delicio.us bookmarking service, which is great. I have been using Diigo. We've decided to require students to learn and use Diigo because it is well suited for academic purposes. I'm glad that Kevin has posted about Diigo and has an account going already. We'd like you to get an account and then join the Digital Civilization bookmarking group I've set up on Diigo. Read on for more of an explanation and instructions on getting started.
Diigo is a social bookmarking, annotation, and research tool. It's cloud-based, so you can access anything you've bookmarked from any Internet connection -- through the Diigo website, or through a Diigo browser toolbar, or through something called the "Diigolet." You can also publish your bookmarks through a widget. To the side of this blog you can see the bookmark stream from our Digital Civilization Diigo group.
I love the way this service combines all three aspects of digital literacy -- consume, create, and connect. At its simplest, Diigo can simply help you keep better track of web content and be a better consumer of online information (as a cloud-based bookmarking system). But it also allows you to add annotations to web pages (via highlighting or sticky notes) or to tag and annotate your bookmarks. In other words, it isn't just for passively consuming or archiving information for personal retrieval; Diigo gives you a way to add content and value to the web by filtering sites for others. And of course, that leads to the social or connecting aspect of Diigo. You can friend and follow people on Diigo, or you can join subject-oriented bookmark groups, like this Classroom 2.0 bookmark group I follow on Diigo, or of course our own bookmark group.
Click here to be taken to my own bookmarks on Diigo. Actually, this takes you just to those entries in my bookmark stream that are tagged both "diigo" and "tutorial." It would be a good idea for you to watch the video to which one of them links, and to go through the slideshow on the other one of these. These get into some advanced features that you won't need to master, but learn the basics about how to annotate web pages, bookmark them, tag them, and save them to the course Diigo group. Once you've made your own account, go to the our course group (search for it or click the image below), and click on the blue "join this group" button.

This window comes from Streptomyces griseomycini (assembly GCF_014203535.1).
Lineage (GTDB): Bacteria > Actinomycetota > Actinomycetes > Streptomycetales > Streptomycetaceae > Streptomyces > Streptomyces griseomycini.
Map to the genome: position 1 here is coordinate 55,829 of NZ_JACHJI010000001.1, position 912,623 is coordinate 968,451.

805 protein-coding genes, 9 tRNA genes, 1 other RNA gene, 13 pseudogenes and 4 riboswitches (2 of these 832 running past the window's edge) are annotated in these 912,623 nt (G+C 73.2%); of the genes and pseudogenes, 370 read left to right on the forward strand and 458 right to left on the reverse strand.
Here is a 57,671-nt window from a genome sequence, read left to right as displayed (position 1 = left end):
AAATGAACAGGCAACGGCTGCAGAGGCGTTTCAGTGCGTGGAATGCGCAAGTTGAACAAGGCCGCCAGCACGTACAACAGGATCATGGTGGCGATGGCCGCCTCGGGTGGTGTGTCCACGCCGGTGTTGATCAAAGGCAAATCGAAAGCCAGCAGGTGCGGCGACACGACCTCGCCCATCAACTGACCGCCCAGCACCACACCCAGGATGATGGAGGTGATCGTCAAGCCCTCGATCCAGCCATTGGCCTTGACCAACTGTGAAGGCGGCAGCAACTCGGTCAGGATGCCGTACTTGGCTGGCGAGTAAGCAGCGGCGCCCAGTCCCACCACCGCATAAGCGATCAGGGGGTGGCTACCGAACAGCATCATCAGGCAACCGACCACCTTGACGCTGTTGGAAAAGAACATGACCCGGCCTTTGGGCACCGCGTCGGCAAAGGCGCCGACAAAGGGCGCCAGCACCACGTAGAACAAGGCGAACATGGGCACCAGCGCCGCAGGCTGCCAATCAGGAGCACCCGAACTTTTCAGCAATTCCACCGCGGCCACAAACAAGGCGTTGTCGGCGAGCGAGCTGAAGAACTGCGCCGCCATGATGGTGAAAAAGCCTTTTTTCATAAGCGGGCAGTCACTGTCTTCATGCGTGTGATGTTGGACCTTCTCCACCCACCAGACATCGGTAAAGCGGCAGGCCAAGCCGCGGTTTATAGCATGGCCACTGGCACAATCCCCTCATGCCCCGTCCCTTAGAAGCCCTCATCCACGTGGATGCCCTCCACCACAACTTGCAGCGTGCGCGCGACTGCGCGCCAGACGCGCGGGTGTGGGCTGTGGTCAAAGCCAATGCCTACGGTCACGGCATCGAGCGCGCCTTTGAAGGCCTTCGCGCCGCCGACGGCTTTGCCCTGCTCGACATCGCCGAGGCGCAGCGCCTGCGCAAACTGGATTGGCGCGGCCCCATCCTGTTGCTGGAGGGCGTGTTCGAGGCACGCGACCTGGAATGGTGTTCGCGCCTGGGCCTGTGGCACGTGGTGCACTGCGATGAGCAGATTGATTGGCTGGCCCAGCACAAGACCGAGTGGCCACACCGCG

You should learn about the Diigo toolbar (or, alternatively, the "Diigolet") and install either of these on your customary browser. This enables you to have a simple button set on your browser through which you can bookmark, share, access your Diigo library, etc. Below is an image of what comes up when I click on the bookmark button on the Diigo toolbar. You can see where I added tags, and also clicked the box to be sure to add the bookmark to the group's set, not just my own.
Start posting your discoveries relevant to our course topics to our class Diigo group, then watch them show up on the widget here on the side of this blog (or go to the Group Widgets page, get your own embed code, and put the bookmark stream on your own blog). That's when your "create" starts becoming someone else's better quality "consume" because you have "connected" your web browsing and filtering with others through social bookmarking.